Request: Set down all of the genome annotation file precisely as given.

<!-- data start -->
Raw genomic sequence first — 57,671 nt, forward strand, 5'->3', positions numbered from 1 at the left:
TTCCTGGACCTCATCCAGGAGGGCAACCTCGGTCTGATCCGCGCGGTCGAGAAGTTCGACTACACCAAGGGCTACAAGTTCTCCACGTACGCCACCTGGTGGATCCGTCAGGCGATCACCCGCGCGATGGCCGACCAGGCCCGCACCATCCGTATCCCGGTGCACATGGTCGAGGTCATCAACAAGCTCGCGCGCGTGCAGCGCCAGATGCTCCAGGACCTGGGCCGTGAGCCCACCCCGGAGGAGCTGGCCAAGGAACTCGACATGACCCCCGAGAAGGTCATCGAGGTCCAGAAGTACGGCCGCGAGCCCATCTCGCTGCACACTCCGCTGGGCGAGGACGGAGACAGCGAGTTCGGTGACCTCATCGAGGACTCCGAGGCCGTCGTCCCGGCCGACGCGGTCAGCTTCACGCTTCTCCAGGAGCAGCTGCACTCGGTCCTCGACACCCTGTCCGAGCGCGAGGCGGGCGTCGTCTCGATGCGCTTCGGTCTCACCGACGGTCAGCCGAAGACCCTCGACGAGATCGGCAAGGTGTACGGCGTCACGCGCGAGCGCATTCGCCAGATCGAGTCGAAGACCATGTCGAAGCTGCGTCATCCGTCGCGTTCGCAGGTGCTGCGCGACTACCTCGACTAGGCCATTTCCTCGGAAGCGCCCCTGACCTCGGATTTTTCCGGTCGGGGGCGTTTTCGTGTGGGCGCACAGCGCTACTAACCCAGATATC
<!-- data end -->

Raw genomic sequence first — 57,671 nt, forward strand, 5'->3', positions numbered from 1 at the left:
TTCCTGGACCTCATCCAGGAGGGCAACCTCGGTCTGATCCGCGCGGTCGAGAAGTTCGACTACACCAAGGGCTACAAGTTCTCCACGTACGCCACCTGGTGGATCCGTCAGGCGATCACCCGCGCGATGGCCGACCAGGCCCGCACCATCCGTATCCCGGTGCACATGGTCGAGGTCATCAACAAGCTCGCGCGCGTGCAGCGCCAGATGCTCCAGGACCTGGGCCGTGAGCCCACCCCGGAGGAGCTGGCCAAGGAACTCGACATGACCCCCGAGAAGGTCATCGAGGTCCAGAAGTACGGCCGCGAGCCCATCTCGCTGCACACTCCGCTGGGCGAGGACGGAGACAGCGAGTTCGGTGACCTCATCGAGGACTCCGAGGCCGTCGTCCCGGCCGACGCGGTCAGCTTCACGCTTCTCCAGGAGCAGCTGCACTCGGTCCTCGACACCCTGTCCGAGCGCGAGGCGGGCGTCGTCTCGATGCGCTTCGGTCTCACCGACGGTCAGCCGAAGACCCTCGACGAGATCGGCAAGGTGTACGGCGTCACGCGCGAGCGCATTCGCCAGATCGAGTCGAAGACCATGTCGAAGCTGCGTCATCCGTCGCGTTCGCAGGTGCTGCGCGACTACCTCGACTAGGCCATTTCCTCGGAAGCGCCCCTGACCTCGGATTTTTCCGGTCGGGGGCGTTTTCGTGTGGGCGCACAGCGCTACTAACCCAGATATC